Hyo Jin Moon October 28, 2007 Belvedere, 7:00 am
Here are my notes from Hyo Jin nim's speech Sunday 28 October 2007. My ability to convey what was actually said is limited. These, at most, convey some sense of what Hyo Jin nim said and are not a verbatim record. To see projects that Hyo Jin nim is working on log on to: definingmoment.tv Joe Kinney
Rev. Andrew Compton is the MC. All welcome Hyo Jin nim and offer a standing bow.
Hyo Jin nim bows to the audience as he approaches the stage.
Good morning (Good morning)
Is everything okay with you? (Yes)
Hey, long time no see; good to see you. (Addressing one brother)
Do you have hope? (Yes)
Hope in you? (Laughs) Hope in humanity? Hope in the future?
I guess hope means something that's going to be better. Right? For all of us; right, all of us; not just me. Because hope has a greater range than just self awareness or self existence. Okay so..
There are a lot of doomsday sayers you know, apocalyptic stuff that they propound on to a religious community based on revelations and stuff. It's based on a dream-state kind of babbling.
Because what you see is what you get. That's what you see.
When we can see it, we can change it. That's the nature of mankind. That separates us from any other creations in creation. If we can recognize something, in absolute, we can change it because we have that control.
That is the greatest blessing. We have that control of that absolute as if we are a Divine creator. So when it's absolutely, undeniably obvious and in-your-face, everybody wants to be good; not everybody wants to be bad.
"Original Mind". Put those principle words aside. People want to be good in the end. How can you deny yourself the change, the opportunity, the better, that you can have when you know that this kind of stuff is in your face?
Of course you can see the horrible atrocities that people can commit to each other in a maximum range. In terms of degree, it's maximum. You can't go beyond this; you can't do more evil. Men can't do more evil to each other. And it's apparent, and you see it every day on television and stuff, internet or whatever. Thank God for the multimedia. Right?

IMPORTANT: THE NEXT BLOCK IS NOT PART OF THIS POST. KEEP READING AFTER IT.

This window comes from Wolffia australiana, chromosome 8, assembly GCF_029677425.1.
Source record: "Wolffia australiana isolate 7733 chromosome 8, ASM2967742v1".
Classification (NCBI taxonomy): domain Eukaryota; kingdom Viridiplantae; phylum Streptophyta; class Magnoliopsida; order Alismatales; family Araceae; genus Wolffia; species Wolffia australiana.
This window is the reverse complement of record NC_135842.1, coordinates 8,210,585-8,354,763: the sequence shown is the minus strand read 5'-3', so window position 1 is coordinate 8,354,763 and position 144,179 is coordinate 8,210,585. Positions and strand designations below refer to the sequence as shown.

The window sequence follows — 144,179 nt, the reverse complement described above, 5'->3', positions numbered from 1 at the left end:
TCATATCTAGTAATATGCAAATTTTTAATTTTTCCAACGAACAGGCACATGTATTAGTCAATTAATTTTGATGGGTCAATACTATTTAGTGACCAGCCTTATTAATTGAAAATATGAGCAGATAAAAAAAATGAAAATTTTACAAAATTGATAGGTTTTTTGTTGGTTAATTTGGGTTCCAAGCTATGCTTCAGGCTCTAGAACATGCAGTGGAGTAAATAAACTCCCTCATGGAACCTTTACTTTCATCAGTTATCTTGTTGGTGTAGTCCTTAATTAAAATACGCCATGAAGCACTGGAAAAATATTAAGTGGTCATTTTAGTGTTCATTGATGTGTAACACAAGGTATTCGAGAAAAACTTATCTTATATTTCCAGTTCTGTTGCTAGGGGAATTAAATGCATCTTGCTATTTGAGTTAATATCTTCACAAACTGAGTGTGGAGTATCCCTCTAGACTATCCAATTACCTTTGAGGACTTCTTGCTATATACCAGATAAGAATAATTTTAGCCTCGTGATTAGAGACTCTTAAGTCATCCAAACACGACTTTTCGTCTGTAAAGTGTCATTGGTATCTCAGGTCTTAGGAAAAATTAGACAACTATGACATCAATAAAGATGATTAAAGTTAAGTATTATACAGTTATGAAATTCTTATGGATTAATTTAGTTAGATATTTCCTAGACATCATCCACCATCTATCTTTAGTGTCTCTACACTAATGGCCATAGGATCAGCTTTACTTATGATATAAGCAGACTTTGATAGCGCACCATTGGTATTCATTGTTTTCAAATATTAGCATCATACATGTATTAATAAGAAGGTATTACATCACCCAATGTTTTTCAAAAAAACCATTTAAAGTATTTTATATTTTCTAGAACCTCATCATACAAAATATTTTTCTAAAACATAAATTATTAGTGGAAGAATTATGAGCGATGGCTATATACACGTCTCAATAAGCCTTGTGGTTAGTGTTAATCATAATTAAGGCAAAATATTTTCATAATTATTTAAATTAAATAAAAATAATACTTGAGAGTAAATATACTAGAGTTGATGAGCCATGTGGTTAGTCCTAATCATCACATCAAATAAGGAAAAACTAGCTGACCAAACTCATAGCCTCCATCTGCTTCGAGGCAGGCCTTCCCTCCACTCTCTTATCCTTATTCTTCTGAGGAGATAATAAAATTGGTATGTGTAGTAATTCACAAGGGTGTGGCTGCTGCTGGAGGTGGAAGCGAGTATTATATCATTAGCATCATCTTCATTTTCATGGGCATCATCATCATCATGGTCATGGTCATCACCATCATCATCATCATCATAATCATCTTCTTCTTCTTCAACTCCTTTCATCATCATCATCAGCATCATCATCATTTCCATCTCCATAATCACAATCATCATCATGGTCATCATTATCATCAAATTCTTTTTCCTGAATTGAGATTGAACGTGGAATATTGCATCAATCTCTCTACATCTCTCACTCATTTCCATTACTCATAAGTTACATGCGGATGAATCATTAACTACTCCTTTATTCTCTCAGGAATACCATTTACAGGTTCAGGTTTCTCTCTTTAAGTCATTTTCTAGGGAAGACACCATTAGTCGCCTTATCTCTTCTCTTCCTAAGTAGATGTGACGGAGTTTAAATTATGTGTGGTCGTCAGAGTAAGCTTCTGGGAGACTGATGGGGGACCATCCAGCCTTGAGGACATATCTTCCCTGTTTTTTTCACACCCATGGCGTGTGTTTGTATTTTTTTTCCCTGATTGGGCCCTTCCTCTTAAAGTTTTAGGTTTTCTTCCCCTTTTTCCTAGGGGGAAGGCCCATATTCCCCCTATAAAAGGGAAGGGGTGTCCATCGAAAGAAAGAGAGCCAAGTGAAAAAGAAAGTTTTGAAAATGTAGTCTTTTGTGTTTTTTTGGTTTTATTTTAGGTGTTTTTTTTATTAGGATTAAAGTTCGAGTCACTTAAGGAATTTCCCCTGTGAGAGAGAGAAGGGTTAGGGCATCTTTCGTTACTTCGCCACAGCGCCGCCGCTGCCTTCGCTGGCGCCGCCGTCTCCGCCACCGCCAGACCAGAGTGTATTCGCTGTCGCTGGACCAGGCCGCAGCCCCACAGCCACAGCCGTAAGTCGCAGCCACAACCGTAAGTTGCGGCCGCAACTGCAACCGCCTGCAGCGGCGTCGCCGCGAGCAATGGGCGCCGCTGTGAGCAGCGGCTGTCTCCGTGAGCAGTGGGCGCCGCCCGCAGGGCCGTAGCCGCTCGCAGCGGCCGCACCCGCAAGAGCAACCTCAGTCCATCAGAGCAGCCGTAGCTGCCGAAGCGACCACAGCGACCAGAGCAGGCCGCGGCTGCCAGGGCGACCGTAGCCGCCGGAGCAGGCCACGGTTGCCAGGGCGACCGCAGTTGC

Once we can recognize our wrong, that's when we can truly change. You have to truly understand your wrong to truly change.
So why do you have hope? I see hope in my youngest kid. He's a bug, you know, because he's little and just slithers around on his belly all over the place. It's a bug. To me it's a bug. It's not human yet. (Laughter) And the little bug will turn into a monkey and start to somehow turn into a human someday. (Laughter)
Well he is a little bug and so independent; if I drop dead tomorrow, he's going to make it. So that's hope for me. That's not to say that I plan on dying tomorrow. I want to see that little kid grow up and see him make little bambinos and. I want to see it. You never know. That is what I wish. You take it as it comes. But that's a hope for me.
And you go to a third-world country and just a little thing that you give to a poor child and you see that face light up. That's a hope right there. You can do a ton of that stuff.
Many times it's that subjectivity, that we all have, that clouds us about the visions of tomorrow. Why do you want to take something that is so cloudy and dark when you can also choose the opposite? You make that choice. That's the problem. You're subjective.
Individual responsibility means that you have to make decisions sometimes and that sometimes, the decisions that you make, can screw you up. Why? Because it starts something; it starts the wrong cycle of stupid thinking. And who are you going to fault for what you have done? You can't fault anyone other than yourself in the end.
So even when you come to objectivity, you can't always just be objective. You have to have some kind of center and finding that stuff is difficult. How do you balance your subjectivity and your objectivity in balance and have that center. Because you know it's that stuff. You will feel up; you will feel subjective; you will feel objective. You will naturally have that kind of rhythm.
But how do you balance that stuff? Sometimes you force it; sure. But beyond that point, without you knowing, you have that natural rhythm, but how do you balance it? So that's why you have to find that center.
I don't know what your limitations are. I don't because everybody has limitations. Your lim